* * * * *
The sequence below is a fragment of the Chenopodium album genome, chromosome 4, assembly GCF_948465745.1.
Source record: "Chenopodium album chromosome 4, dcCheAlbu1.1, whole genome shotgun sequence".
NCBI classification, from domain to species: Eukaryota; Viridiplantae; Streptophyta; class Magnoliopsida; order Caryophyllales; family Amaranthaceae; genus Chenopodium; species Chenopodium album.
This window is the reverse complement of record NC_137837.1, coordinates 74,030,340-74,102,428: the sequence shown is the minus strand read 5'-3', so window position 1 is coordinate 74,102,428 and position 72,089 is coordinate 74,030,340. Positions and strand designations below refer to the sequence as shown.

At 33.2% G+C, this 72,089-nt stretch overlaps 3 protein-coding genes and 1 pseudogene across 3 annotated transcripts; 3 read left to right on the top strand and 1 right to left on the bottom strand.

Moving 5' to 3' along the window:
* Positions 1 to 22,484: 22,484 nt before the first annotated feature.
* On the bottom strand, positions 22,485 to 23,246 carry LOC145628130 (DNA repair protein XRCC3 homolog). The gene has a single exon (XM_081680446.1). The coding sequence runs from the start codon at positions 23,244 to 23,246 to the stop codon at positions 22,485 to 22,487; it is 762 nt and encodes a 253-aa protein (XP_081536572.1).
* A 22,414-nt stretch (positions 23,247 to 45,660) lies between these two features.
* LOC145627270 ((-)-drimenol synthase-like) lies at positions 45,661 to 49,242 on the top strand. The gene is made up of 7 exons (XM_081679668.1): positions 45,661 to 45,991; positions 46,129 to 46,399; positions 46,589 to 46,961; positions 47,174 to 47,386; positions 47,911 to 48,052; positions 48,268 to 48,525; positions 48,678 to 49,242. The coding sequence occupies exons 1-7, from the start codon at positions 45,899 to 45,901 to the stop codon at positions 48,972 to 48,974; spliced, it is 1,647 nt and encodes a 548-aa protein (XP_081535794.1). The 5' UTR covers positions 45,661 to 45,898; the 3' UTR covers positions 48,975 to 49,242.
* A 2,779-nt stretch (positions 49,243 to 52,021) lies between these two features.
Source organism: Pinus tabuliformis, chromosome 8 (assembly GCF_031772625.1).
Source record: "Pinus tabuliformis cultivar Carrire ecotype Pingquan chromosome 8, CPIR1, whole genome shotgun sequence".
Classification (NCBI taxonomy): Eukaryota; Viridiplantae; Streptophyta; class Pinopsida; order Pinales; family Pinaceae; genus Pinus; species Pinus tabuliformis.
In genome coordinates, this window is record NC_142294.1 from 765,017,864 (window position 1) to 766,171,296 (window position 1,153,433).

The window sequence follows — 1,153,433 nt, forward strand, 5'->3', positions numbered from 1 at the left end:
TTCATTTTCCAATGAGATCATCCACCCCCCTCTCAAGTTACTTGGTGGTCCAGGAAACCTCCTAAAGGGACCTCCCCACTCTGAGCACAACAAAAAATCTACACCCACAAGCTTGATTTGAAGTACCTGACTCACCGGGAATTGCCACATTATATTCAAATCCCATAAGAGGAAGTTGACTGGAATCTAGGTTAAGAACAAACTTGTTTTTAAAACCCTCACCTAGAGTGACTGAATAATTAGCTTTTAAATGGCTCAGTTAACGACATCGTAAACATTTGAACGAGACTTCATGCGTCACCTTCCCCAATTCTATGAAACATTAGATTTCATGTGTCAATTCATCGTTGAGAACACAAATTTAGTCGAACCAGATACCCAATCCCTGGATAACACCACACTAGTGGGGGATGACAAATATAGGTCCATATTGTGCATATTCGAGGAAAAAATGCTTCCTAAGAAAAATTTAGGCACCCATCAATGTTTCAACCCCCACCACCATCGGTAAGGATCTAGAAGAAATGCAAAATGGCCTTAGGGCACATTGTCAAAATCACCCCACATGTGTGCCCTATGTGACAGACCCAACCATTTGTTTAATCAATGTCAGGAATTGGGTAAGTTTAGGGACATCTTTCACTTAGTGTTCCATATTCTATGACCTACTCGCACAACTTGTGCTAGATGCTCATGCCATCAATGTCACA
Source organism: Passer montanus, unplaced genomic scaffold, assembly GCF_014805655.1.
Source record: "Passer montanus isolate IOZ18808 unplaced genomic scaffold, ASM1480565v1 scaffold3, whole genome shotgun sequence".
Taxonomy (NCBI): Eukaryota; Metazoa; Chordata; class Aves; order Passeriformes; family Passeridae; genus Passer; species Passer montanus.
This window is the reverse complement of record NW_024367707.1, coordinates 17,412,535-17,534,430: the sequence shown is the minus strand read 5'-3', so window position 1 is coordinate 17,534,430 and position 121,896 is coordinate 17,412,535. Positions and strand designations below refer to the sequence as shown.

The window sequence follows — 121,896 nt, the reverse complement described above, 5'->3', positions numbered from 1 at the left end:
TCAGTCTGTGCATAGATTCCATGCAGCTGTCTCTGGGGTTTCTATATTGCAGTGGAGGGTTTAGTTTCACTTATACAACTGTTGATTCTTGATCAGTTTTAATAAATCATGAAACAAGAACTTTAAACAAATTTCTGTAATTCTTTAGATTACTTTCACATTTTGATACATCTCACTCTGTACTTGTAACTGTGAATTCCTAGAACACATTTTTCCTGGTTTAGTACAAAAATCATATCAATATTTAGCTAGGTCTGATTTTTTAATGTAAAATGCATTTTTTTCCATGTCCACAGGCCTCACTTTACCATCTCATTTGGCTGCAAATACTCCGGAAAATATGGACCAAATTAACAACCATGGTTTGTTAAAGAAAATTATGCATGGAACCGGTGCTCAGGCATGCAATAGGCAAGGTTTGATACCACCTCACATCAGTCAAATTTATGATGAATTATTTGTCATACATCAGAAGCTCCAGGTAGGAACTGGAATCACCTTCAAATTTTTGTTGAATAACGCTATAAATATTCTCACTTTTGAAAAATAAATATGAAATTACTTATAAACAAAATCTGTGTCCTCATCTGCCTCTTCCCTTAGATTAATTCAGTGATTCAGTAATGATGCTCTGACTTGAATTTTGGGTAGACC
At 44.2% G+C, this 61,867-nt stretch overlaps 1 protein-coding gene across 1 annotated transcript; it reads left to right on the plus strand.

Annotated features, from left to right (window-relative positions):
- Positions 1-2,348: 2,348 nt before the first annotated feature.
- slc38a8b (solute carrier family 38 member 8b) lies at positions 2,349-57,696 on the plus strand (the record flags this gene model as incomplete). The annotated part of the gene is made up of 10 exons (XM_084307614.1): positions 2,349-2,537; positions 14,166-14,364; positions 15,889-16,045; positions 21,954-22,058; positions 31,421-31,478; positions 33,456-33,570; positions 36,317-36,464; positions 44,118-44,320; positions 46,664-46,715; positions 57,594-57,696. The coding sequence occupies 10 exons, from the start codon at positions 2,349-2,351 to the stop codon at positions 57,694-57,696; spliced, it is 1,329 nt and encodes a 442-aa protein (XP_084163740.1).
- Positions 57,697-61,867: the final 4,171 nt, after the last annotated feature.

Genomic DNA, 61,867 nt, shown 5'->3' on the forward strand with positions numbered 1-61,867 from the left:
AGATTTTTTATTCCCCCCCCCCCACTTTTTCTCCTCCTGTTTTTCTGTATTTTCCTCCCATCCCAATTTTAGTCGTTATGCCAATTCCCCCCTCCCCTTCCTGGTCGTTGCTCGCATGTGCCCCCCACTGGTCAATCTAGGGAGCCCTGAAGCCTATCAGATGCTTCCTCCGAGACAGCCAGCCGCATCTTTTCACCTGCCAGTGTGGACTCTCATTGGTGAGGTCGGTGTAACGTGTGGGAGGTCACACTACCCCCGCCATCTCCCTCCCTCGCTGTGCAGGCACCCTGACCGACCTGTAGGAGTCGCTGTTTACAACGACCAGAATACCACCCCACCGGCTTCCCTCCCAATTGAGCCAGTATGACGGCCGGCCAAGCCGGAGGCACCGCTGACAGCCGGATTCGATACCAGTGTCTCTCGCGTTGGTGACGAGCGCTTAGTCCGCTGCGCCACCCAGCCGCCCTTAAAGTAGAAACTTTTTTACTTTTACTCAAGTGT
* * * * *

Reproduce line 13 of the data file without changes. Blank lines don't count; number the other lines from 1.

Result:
Source record: "Pinus tabuliformis cultivar Carrire ecotype Pingquan chromosome 8, CPIR1, whole genome shotgun sequence".